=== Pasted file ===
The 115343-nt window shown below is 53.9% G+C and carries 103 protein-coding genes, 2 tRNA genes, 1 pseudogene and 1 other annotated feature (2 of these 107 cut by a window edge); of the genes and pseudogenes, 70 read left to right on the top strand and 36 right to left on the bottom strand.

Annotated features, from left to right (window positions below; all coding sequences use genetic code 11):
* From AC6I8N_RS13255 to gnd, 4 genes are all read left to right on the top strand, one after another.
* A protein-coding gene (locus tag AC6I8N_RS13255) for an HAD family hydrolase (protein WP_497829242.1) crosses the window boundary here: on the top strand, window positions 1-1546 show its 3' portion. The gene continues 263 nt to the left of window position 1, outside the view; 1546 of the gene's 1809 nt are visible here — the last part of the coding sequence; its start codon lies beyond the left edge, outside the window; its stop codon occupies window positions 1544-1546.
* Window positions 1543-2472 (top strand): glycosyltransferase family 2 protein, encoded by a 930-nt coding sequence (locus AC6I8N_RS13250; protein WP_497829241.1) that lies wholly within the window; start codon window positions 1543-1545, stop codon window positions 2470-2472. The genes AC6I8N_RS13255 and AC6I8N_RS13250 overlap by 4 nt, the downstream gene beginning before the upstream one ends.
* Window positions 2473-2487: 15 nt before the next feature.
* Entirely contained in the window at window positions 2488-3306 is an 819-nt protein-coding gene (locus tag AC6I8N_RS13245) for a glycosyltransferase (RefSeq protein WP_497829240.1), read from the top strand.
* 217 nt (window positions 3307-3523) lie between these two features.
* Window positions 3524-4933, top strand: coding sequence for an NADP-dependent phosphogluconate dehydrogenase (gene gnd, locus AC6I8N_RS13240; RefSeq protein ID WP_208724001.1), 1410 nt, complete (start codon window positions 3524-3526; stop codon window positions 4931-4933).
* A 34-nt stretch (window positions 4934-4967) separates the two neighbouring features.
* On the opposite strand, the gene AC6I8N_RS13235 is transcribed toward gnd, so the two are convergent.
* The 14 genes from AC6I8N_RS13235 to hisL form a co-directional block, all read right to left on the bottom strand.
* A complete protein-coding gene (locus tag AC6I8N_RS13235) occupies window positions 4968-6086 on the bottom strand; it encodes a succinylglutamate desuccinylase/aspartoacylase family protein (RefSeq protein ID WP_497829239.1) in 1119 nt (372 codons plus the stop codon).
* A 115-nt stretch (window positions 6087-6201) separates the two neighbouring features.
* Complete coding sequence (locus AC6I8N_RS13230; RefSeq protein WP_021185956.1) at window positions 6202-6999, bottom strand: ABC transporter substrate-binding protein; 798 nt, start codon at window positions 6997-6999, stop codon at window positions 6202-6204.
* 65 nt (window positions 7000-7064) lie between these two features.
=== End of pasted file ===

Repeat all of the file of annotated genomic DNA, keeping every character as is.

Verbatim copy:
The 115343-nt window shown below is 53.9% G+C and carries 103 protein-coding genes, 2 tRNA genes, 1 pseudogene and 1 other annotated feature (2 of these 107 cut by a window edge); of the genes and pseudogenes, 70 read left to right on the top strand and 36 right to left on the bottom strand.

Annotated features, from left to right (window positions below; all coding sequences use genetic code 11):
* From AC6I8N_RS13255 to gnd, 4 genes are all read left to right on the top strand, one after another.
* A protein-coding gene (locus tag AC6I8N_RS13255) for an HAD family hydrolase (protein WP_497829242.1) crosses the window boundary here: on the top strand, window positions 1-1546 show its 3' portion. The gene continues 263 nt to the left of window position 1, outside the view; 1546 of the gene's 1809 nt are visible here — the last part of the coding sequence; its start codon lies beyond the left edge, outside the window; its stop codon occupies window positions 1544-1546.
* Window positions 1543-2472 (top strand): glycosyltransferase family 2 protein, encoded by a 930-nt coding sequence (locus AC6I8N_RS13250; protein WP_497829241.1) that lies wholly within the window; start codon window positions 1543-1545, stop codon window positions 2470-2472. The genes AC6I8N_RS13255 and AC6I8N_RS13250 overlap by 4 nt, the downstream gene beginning before the upstream one ends.
* Window positions 2473-2487: 15 nt before the next feature.
* Entirely contained in the window at window positions 2488-3306 is an 819-nt protein-coding gene (locus tag AC6I8N_RS13245) for a glycosyltransferase (RefSeq protein WP_497829240.1), read from the top strand.
* 217 nt (window positions 3307-3523) lie between these two features.
* Window positions 3524-4933, top strand: coding sequence for an NADP-dependent phosphogluconate dehydrogenase (gene gnd, locus AC6I8N_RS13240; RefSeq protein ID WP_208724001.1), 1410 nt, complete (start codon window positions 3524-3526; stop codon window positions 4931-4933).
* A 34-nt stretch (window positions 4934-4967) separates the two neighbouring features.
* On the opposite strand, the gene AC6I8N_RS13235 is transcribed toward gnd, so the two are convergent.
* The 14 genes from AC6I8N_RS13235 to hisL form a co-directional block, all read right to left on the bottom strand.
* A complete protein-coding gene (locus tag AC6I8N_RS13235) occupies window positions 4968-6086 on the bottom strand; it encodes a succinylglutamate desuccinylase/aspartoacylase family protein (RefSeq protein ID WP_497829239.1) in 1119 nt (372 codons plus the stop codon).
* A 115-nt stretch (window positions 6087-6201) separates the two neighbouring features.
* Complete coding sequence (locus AC6I8N_RS13230; RefSeq protein WP_021185956.1) at window positions 6202-6999, bottom strand: ABC transporter substrate-binding protein; 798 nt, start codon at window positions 6997-6999, stop codon at window positions 6202-6204.
* 65 nt (window positions 7000-7064) lie between these two features.